- How strong an individual song is
- Random noise
To this I’ve added an extra term, which indicates how “populist” a song is. A song with a positive populism score will do well in the televote, but poorly with juries, and a song with a negative populism score will do the reverse. Thankfully, the EBU have provided full split jury/televote results for the past two years, so we can estimate how strong this effect is.
A strongly populist song (populism 1.3) looks something like this:
Meanwhile a very un-populist song (populism -1.3) looks like this:
In general, populist songs seem to feature groups rather than individuals, high tempos, catchy hooks, sexy butter churning, etc. Un-populist songs tend to be slow, powerful ballads, almost without exception performed by lone women.
The effect of the populism variable on an individual vote is reasonably large. The swing from televote to jury can be up to 2.6 points, the equivalent of the relationship between Latvia and Lithuania, or a little more than the typical difference between entries from San Marino and Russia.
However, this swings both ways, so a song with a high populism score will do well from the televote, and poorly with the juries, and it might just all average out. On the other hand, it’s possible that being polarising is a good strategy. If you’re unlikely to break the juries’ top ten, then it’s probably better to chase after televotes. I don’t think there’s anybody trying this strategy this year, but it will be interesting to watch how things develop if this voting system is kept.
Which is to say, predictions for the final, not predictions which are, themselves, final. There will be more predictions, some of which will also be about the final.
Because of the change in voting systems, I’ve run all the simulations twice—once with the old system and once with the new. To be honest, the results are almost identical:
Essentially there are two things going on with the new voting system, which tend to cancel each other out. On the one hand, having scores from two different groups tends to introduce more variety, and makes things less certain, increasing the chances of weaker countries, and decreasing the chances of stronger countries. On the other hand, having twice as many votes going on tends to reduce the amount of variation–the benefit of a single twelve in a sea of zeroes is effectively halved.
Anyway, the big story here is obviously Australia. They did pretty well last time on their first outing, coming in a quite respectable fifth. They’re obviously good, but we don’t yet know quite how good. The model is therefore a little bit uncertain about them, but they do now have probably the best average performance in the contest. It’s entirely possible that they’re going to be powerhouses, dominating the contest for years to come, but it’s also possible that last year was a fluke, and they’ll sink into ignominy from here out.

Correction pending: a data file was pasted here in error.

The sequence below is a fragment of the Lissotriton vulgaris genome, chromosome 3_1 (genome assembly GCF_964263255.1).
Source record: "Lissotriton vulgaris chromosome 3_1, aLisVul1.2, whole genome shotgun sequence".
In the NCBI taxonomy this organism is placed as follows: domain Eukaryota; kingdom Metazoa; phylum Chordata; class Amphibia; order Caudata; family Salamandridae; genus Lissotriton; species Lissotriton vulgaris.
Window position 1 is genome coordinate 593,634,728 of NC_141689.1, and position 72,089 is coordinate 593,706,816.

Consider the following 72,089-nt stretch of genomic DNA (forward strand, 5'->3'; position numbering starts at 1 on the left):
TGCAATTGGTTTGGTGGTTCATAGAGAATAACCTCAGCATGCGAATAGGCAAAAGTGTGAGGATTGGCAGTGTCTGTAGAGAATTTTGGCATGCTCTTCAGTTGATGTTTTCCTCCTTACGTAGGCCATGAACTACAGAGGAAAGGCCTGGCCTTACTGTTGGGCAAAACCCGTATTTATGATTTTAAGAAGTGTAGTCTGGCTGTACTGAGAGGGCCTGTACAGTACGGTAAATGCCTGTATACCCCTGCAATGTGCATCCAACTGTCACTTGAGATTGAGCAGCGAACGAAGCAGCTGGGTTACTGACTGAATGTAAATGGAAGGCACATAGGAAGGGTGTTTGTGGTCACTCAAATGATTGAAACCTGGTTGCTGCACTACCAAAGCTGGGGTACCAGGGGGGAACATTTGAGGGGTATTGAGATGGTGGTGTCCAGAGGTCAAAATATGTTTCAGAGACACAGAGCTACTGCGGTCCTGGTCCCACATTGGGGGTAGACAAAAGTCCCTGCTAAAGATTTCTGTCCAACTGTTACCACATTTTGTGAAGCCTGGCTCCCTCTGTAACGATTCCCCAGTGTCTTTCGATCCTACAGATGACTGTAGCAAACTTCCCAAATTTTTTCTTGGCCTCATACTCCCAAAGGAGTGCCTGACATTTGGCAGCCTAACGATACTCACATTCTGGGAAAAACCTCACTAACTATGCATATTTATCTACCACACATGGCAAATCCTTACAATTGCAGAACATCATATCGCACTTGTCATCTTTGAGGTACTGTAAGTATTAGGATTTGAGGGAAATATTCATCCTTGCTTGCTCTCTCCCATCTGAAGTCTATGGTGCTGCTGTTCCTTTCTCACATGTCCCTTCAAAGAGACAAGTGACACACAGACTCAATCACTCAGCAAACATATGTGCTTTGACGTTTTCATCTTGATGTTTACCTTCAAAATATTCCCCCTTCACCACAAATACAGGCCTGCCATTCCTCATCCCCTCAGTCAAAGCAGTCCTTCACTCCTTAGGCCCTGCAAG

Stepping outside the model for a minute though, I think there are good reasons to be bullish on Australia. They’re well-resourced, with a strong domestic music industry which doesn’t regard Eurovision as a joke in the way that some countries do (*cough*UK*cough*). Last year they had some trouble getting votes in the former communist bloc, but they more than made up for it with a strong showing from the west. I’ve put a tenner on at twenty to one odds.
The bookies’ favourites are currently Russia, with Ukraine and France in second and third. Russia and Ukraine are definitely strongly ranked by the model, but France…aren’t. If you’re having trouble reading the tiny bar on the graph above, then I’ll let you know that the model has them with a 0.12% chance of winning, or odds of around 800-1. This might seem a bit harsh, but they’ve only made the top ten once since 2003, and failed to break double figures in points on their last two outings. On the other hand, that was with the “moustache song”, so who knows?
Semi-final 1 predictions
The effects of the new voting system are maybe a little bit more obvious in the qualification stages, although they’re still small. The new system gives a little boost to the weaker countries, but it’s not anything to get excited about.
This is probably the weaker of the two semi-finals on average–Russia are the only serious contender here. The gamblers have it as stronger, but that’s largely down to Russia’s position as the favourite.
Of the top five countries here, only Armenia has ever failed to qualify for the final, and even then only once, and by one point. I think it’s fairly safe to predict that Greece (96%), Russia (92%), Azerbaijan (91%), Armenia (90%) and Bosnia-Herzegovina (89%) will all qualify. There’s a bit of a Scandinavian clique in the voting here (Sweden as hosts also vote in this semi-final), so Iceland (65%) and Finland (55%) are also good bets. To fill out the ten, we have Hungary (60%), Croatia (59%) and Moldova (51%). Malta (48%) are unpredictable as always, so they’re probably a good wildcard bet if any of the others fail to get in.